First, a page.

Along with all the challenges that businesses face, planning to be open after a disaster is one problem you can’t afford to ignore. Some estimates show that over thirty percent of businesses failed after Sandy (October, 2012). What caused them to fail? That is the sixty-four dollar question.
Starting a business continuity plan is no easy task. Most plans deal with saving “big data” with energy back ups (generators) and redundant servers. I contend you have to go much farther in your planning in order to stay open after a disaster or crisis. A holistic plan includes how to keep the business in operation by providing a way for employees to stay at work during the crisis. Not only are employees considered but their families. History is full of employees not coming to work as they were taking care of their own first. If your employees don’t come to work, then you are in danger of going out of business very quickly.
Think about this for a moment. Planning to take care of employees and their families during a crisis is not in very many plans if any at all. At first, thinking about housing, food and water quickly turns into a daunting task. Not done correct can easily lead to disaster. Let’s break this down into manageable pieces.
Housing can be tackled in several different ways. The primary way to provide temporary housing is to have a “suite” hotel nearby. During a crisis, the hotel is not going to have much outside business. Work out an agreement with the suite hotel so that suites can be paid for at a negotiated rate. Obviously, the suite hotel will need to have their own employees at the hotel and it to have its employees stay on site.
Another housing option, if you go by the Fortress concept, is having apartments and condominiums in the same complex. Can you imagine walking to work every day. A crisis doesn’t change anything except to make these local employees even more important.
Water should be problem number one! The old saying about you can’t live without water for more than three days is true. Between the suite hotel and the apartments and condominiums on site the water problem is minimized. If the complex is totally dependent on city water than you have a problem. A big problem. You will read a lot about how much water is needed per person per day. It is enough that storage and capture methods should be considered. All I will say about this amount is that it needs to include fresh drinking water along with cleaning (bodies and dishes) and sewer needs. You can find uses for “gray” water but some method of water purification needs to be part of the plan.
Providing “food” in the plan has to happen on several layers. The suite hotel should have a restaurant. It helps to have both a fast food and sit down dinner arrangement. Since this is part of the fortress concept, both food options should be open to the residents. If a crisis happens then these provide the food option for those working and living in the complex. To back up this option their needs to be a farmer’s market in the local area. For everything in the plan a contract of some kind needs to be in place and ready to implement at a moment’s notice.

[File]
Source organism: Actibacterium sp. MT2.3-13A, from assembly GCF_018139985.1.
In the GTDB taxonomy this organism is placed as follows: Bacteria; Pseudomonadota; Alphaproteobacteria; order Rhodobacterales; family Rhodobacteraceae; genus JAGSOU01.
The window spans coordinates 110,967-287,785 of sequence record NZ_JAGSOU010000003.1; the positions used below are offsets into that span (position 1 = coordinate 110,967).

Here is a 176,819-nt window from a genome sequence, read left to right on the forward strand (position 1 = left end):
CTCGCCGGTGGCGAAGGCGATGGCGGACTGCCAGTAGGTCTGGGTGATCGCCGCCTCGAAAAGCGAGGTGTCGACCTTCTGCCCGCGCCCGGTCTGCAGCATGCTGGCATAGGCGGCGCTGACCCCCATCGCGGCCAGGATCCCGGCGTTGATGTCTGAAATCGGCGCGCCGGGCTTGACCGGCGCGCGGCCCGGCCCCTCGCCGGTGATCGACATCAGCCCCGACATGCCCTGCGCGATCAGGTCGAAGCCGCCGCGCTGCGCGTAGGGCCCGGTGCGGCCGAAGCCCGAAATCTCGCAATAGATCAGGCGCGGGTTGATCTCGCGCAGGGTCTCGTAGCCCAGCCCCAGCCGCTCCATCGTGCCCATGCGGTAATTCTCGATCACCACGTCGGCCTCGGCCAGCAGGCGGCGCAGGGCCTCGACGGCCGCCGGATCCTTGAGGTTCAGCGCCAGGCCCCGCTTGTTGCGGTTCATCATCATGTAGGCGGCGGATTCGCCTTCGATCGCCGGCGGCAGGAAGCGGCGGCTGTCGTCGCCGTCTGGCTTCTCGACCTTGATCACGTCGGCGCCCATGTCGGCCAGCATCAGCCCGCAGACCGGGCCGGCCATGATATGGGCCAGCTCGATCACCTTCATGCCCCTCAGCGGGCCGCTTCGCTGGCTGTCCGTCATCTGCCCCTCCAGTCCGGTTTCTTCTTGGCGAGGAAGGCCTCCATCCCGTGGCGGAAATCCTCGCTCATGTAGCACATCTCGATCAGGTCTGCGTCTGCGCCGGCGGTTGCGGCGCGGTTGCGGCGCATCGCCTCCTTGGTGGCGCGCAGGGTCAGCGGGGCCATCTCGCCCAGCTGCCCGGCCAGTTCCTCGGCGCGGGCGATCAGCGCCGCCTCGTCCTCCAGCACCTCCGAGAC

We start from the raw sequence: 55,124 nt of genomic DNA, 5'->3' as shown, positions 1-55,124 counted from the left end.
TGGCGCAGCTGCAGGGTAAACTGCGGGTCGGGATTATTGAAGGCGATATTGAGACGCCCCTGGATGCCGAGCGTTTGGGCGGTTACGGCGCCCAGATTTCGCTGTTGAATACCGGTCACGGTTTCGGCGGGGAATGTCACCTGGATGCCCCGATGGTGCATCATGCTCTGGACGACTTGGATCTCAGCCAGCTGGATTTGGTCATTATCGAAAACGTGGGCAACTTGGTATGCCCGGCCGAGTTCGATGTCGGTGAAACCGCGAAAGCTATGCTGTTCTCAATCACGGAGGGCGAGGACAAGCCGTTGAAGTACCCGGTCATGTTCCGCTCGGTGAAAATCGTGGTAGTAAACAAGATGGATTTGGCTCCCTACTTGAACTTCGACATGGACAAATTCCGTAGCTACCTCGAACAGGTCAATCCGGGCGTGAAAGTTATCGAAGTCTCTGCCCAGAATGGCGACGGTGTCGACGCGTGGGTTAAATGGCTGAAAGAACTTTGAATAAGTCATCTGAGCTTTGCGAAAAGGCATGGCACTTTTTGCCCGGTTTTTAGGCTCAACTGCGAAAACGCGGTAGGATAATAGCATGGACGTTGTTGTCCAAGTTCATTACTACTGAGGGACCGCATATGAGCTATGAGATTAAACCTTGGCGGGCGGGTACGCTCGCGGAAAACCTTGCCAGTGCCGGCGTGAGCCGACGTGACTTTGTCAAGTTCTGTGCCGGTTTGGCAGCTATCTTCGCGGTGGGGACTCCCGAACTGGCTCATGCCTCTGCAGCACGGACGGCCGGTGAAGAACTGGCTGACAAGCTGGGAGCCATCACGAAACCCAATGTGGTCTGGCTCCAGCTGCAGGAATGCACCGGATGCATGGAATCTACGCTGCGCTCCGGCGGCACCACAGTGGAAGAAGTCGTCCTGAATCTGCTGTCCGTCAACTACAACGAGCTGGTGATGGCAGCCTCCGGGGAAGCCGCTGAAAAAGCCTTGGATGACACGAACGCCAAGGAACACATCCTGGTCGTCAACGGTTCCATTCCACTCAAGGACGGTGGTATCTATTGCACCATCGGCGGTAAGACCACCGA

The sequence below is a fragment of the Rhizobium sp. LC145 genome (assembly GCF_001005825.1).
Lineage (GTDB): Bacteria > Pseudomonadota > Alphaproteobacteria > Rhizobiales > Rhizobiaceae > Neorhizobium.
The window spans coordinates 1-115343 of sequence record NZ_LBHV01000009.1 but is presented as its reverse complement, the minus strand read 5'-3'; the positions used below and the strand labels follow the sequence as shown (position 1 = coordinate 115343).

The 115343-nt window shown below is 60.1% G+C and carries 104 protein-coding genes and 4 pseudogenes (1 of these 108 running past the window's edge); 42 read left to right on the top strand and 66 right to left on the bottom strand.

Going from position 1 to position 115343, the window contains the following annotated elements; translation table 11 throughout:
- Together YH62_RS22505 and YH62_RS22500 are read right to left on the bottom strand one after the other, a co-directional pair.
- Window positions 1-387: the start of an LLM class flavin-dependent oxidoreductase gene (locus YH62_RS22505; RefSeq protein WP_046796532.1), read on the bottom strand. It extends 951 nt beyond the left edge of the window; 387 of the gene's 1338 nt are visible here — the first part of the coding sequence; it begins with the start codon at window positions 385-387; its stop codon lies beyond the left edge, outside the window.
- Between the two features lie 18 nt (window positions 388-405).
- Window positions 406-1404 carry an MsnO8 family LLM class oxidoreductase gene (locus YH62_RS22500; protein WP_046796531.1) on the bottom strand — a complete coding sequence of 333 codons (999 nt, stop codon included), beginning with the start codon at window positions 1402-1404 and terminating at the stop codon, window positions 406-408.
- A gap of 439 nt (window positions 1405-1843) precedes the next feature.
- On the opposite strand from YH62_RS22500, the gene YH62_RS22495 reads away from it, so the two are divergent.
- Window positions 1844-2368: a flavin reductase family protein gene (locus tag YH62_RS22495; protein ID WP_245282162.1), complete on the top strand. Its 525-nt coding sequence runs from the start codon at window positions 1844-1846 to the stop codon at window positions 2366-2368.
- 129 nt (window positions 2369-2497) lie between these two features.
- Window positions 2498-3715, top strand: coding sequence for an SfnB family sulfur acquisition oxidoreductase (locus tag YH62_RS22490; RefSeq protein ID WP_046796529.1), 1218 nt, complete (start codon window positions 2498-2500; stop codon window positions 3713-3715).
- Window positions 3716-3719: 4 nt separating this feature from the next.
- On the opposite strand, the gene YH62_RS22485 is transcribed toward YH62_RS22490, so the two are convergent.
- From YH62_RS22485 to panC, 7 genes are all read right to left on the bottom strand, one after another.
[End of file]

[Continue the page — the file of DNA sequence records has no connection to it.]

There are several more pieces of the plan to be worked out so that the fortress plan will work. This needs to work during a crisis but it needs to work out and be profitable before the crisis hits. All continuity or crisis planning is based on risk analysis. Risk analysis takes into consideration the probability of the event. No matter when it might happen you need to have a working plan in place. Practicing or rehearsing the plan involves having company employee weekends. Have the employees that live off site bring their families on site for a night or weekend. Make it enjoyable for all but make sure that key pieces are tested and gaps or problems are analyzed and fixed.
I keep going referring back to the picture of Windsor Castle but without a doubt this picture says a thousand words on how to think about a fortress complex.
I am seeing more 55 plus living cooperatives being built. The latest one in the Kansas City area is Village Cooperative coming to Shawnee, Kansas. Similar to other sites and companies, they offer a good place to consider living. The key element that is missing is work; a place of employment. Living here still involves driving to work if you are not retired yet. The fortress concept involves walking to work and play from your residence. I can only hope that future sites will take a more holistic or fortress approach.
Quick tip for this article is carry an EDC or Every Day Carry kit. Depending on where you live and what your place of employment allows, this kit will be different. At a minimum you need to have a flashlight, an energy bar and some water. A way to make fire can be a psychological need and more.
A good place to start continues to be fema.gov.
What do you think? What challenges are you facing when trying to start a business continuity plan with this fortress concept?